State of emergency: Chicago residents speak out about Puerto Rico’s earthquake

People+take+pictures+of+the+Immaculate+Concepcion+Catholic+church+hours+after+a+magnitude+5.9+earthquake%2C+following+a+previous+earthquake+earlier+in+the+week+collapsed+part+of+the+church+in+Guanica%2C+Puerto+Rico.+
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State of emergency: Chicago residents speak out about Puerto Rico’s earthquake

People take pictures of the Immaculate Concepcion Catholic church hours after a magnitude 5.9 earthquake, following a previous earthquake earlier in the week collapsed part of the church in Guanica, Puerto Rico.

People take pictures of the Immaculate Concepcion Catholic church hours after a magnitude 5.9 earthquake, following a previous earthquake earlier in the week collapsed part of the church in Guanica, Puerto Rico.

Carlos Giusti | The DePaulia

People take pictures of the Immaculate Concepcion Catholic church hours after a magnitude 5.9 earthquake, following a previous earthquake earlier in the week collapsed part of the church in Guanica, Puerto Rico.

Carlos Giusti | The DePaulia

Carlos Giusti | The DePaulia

People take pictures of the Immaculate Concepcion Catholic church hours after a magnitude 5.9 earthquake, following a previous earthquake earlier in the week collapsed part of the church in Guanica, Puerto Rico.

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Following the 6.4 magnitude earthquake that struck Puerto Rico on January 7, about 60,000 residents are left without power and over 4,000 people are now living in shelters, causing the island to experience the worst earthquake damage in decades. 

Karina Cruz Pagán, a Puerto Rican student at The Chicago School of Professional Psychology, was visiting her immediate family in Caguas, Puerto Rico for the holidays at the time of the earthquake. 

“At 4:24 a.m. I woke up from the movement of my bed – my door and my mirror were moving with an intensity I had never witnessed before,” Pagán said. “Later it happened again – there was another one at 7:20 a.m. with a 6.0 magnitude.”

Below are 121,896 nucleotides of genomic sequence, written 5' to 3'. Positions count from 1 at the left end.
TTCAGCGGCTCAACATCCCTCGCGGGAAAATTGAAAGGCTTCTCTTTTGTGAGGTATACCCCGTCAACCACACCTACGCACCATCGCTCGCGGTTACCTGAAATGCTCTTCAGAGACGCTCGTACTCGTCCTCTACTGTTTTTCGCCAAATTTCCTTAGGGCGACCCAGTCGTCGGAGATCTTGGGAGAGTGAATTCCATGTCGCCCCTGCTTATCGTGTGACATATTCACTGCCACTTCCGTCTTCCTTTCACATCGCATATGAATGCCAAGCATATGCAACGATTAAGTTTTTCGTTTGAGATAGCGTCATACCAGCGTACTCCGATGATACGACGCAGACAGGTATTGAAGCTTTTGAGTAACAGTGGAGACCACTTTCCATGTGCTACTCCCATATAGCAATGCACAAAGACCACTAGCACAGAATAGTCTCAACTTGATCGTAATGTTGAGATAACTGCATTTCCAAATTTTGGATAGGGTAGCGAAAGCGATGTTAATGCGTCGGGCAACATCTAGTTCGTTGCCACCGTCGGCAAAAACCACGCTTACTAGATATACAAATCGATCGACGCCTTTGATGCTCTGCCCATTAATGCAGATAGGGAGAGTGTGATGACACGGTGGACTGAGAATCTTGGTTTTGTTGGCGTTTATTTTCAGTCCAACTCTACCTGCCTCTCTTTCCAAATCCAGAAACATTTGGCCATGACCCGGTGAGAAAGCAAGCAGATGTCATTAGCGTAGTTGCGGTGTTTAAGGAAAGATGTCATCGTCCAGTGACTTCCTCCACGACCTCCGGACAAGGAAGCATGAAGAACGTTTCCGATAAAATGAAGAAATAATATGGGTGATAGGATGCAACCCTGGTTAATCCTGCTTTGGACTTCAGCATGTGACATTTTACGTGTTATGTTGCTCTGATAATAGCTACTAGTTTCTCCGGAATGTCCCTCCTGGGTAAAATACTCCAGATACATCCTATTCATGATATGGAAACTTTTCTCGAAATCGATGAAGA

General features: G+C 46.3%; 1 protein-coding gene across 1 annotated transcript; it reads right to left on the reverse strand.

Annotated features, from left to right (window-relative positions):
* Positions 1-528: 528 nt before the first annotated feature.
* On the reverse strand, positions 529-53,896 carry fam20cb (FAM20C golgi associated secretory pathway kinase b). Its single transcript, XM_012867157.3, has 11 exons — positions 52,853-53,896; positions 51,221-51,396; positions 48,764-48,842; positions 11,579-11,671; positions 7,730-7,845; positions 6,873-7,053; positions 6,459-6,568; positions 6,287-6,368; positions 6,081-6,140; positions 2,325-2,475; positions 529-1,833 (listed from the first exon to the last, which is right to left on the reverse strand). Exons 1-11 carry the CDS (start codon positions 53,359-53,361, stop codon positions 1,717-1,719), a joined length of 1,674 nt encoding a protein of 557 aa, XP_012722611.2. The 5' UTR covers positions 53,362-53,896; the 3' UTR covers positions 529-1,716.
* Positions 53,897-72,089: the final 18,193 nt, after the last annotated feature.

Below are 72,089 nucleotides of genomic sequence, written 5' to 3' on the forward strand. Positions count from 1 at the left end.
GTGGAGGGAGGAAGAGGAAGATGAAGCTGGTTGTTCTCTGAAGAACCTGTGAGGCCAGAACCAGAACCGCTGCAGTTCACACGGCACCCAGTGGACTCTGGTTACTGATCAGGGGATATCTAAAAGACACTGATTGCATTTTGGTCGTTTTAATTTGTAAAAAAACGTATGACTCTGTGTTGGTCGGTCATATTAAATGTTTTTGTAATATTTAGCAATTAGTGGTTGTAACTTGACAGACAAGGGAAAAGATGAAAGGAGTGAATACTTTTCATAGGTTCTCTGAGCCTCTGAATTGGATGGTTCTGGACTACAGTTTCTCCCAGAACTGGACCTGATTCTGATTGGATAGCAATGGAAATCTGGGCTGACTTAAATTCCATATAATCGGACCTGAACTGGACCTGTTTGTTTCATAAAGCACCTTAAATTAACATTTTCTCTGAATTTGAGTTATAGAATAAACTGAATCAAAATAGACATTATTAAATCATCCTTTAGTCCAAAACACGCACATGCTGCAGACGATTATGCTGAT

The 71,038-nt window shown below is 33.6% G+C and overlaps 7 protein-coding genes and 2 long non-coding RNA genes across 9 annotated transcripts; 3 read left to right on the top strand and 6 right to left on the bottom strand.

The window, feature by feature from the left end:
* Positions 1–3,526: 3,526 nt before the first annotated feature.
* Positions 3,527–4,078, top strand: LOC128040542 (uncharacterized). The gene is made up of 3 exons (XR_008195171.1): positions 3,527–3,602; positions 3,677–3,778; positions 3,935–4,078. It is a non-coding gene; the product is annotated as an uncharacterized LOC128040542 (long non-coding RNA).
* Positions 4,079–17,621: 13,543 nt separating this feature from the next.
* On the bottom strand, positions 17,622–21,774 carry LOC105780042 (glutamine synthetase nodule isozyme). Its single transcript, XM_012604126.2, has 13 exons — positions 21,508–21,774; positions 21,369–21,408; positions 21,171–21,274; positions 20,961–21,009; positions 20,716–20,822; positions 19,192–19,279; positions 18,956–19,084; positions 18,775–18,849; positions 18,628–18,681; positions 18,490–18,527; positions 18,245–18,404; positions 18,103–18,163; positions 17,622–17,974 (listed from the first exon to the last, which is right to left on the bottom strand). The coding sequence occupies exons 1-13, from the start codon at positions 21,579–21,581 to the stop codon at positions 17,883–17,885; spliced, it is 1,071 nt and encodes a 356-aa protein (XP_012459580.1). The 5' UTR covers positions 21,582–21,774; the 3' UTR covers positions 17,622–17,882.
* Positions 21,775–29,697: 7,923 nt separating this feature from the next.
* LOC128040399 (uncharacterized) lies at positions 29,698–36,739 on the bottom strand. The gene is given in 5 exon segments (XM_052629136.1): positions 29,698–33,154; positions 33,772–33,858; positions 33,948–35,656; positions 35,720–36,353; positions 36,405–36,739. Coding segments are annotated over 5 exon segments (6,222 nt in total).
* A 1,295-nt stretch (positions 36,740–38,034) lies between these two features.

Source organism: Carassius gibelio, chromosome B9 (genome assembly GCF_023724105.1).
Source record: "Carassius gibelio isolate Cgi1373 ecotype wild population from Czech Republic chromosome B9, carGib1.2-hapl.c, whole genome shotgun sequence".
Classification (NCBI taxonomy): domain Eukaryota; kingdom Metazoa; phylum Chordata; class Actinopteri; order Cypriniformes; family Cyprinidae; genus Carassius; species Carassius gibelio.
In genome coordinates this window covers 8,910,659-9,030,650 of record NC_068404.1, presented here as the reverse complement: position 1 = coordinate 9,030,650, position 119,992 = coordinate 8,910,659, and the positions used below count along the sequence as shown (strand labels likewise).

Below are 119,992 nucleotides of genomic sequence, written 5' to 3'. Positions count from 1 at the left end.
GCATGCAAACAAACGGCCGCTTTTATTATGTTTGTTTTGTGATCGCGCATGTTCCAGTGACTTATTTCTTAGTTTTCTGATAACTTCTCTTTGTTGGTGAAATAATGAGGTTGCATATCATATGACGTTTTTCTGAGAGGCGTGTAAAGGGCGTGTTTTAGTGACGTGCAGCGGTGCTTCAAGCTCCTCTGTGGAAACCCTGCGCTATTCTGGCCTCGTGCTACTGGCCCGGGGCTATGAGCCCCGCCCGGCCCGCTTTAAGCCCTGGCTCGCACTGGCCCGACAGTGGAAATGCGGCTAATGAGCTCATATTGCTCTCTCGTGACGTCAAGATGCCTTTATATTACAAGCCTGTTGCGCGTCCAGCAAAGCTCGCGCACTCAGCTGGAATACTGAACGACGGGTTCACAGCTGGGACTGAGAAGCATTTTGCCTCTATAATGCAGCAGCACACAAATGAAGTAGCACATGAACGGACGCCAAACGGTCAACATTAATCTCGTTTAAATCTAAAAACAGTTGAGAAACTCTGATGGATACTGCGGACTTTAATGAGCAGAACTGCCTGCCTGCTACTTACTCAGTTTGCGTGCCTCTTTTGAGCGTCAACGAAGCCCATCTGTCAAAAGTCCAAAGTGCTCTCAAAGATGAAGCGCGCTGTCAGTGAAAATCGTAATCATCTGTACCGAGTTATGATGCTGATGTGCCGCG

The 6.4 magnitude earthquake hit the southern part of the island. Towns like Guayanilla, Guánica, Sabana Grande, Yauco, Ponce and Peñuelas were heavily affected as they sit near the epicenter.    

The next day, Gov. Wanda Vazquez declared a state of emergency and President Donald Trump signed an emergency declaration, authorizing the Federal Emergency Management Agency to provide the necessary assistance and resources to the impacted regions.

Pagán said Puerto Ricans are living in shelters and residents are without electricity since 4:24 a.m. on the day of the earthquake. 

“One way or another, the whole island is affected by this. Even those away from Puerto Rico are suffering emotionally,” Pagán said. “Puerto Ricans are anxious, it’s a horrible uncertainty. Hurricane Maria left residents recovering from the experience.”

Hurricane Maria, a category four hurricane that impacted the island on September 2017, killed approximately 2,975 residents and leaving Puerto Ricans to suffer from post-traumatic stress disorder.

Ebony Calderon, 19, a Puerto Rican and freshman at DePaul University, said she was living in Puerto Rico at the time of the hurricane. 

“It was horrible,” Calderon said. “My generation hadn’t seen anything like that and when the earthquake occurred, we thought it was going to be María all over again.”

A year after Maria more than one-fifth of residents on the island needed and received mental health services, while 13 percent said they started a new or higher dose of prescription medication to ease emotional complications. The emotional impact on the storm caused a spike in suicides, drug use and domestic violence in adults. 

Calderon said Puerto Ricans were still recuperating from María when the earthquake shook the island. 

“People say the island is doing better but actually the island hasn’t recovered.” Calderon said. “I see my friends videos on Snapchat and their afraid. Everyone has PTSD from María – we haven’t been over it and the government is not helpful when it comes to that.”

Joe Tafoya, a Political Science professor at DePaul, was visiting San Juan days after the earthquake for the Southern Political Science Association conference. 

“The whole time I was there, there was no mention, no response, in the way the federal government is going to help,” Tafoya said. “Nothing at all, the United States is not prioritizing Puerto Rico. I like to think that Puerto Ricans are U.S. citizens and are equal to us but I don’t think the U.S. government thinks that.” 

While in Chicago, nonprofit organizations like The Puerto Rican Agenda of Chicago are calling local and national leaders for action. 

In a press conference held in Humboldt Park, Iris Martinez, Illinois state senator and resident of Albany Park, said that as Puerto Ricans and as a community, they need to show the island they are offering the support they need. 

“Our call to action is making sure that our congressmen and senators are making sure the resources are getting to Puerto Rico in a very quick manner,” Martinez said. That should be the priority of congress at this time around.”